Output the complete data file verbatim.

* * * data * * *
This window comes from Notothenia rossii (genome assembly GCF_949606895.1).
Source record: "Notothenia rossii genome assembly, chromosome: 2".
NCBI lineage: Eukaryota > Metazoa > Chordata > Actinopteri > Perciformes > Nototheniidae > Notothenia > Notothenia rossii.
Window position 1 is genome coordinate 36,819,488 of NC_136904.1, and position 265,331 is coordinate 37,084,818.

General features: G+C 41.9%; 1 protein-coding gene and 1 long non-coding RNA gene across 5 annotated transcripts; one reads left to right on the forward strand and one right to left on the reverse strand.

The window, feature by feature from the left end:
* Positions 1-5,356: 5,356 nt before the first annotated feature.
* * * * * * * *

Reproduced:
This window comes from Notothenia rossii (genome assembly GCF_949606895.1).
Source record: "Notothenia rossii genome assembly, chromosome: 2".
NCBI lineage: Eukaryota > Metazoa > Chordata > Actinopteri > Perciformes > Nototheniidae > Notothenia > Notothenia rossii.
Window position 1 is genome coordinate 36,819,488 of NC_136904.1, and position 265,331 is coordinate 37,084,818.

General features: G+C 41.9%; 1 protein-coding gene and 1 long non-coding RNA gene across 5 annotated transcripts; one reads left to right on the forward strand and one right to left on the reverse strand.

The window, feature by feature from the left end:
* Positions 1-5,356: 5,356 nt before the first annotated feature.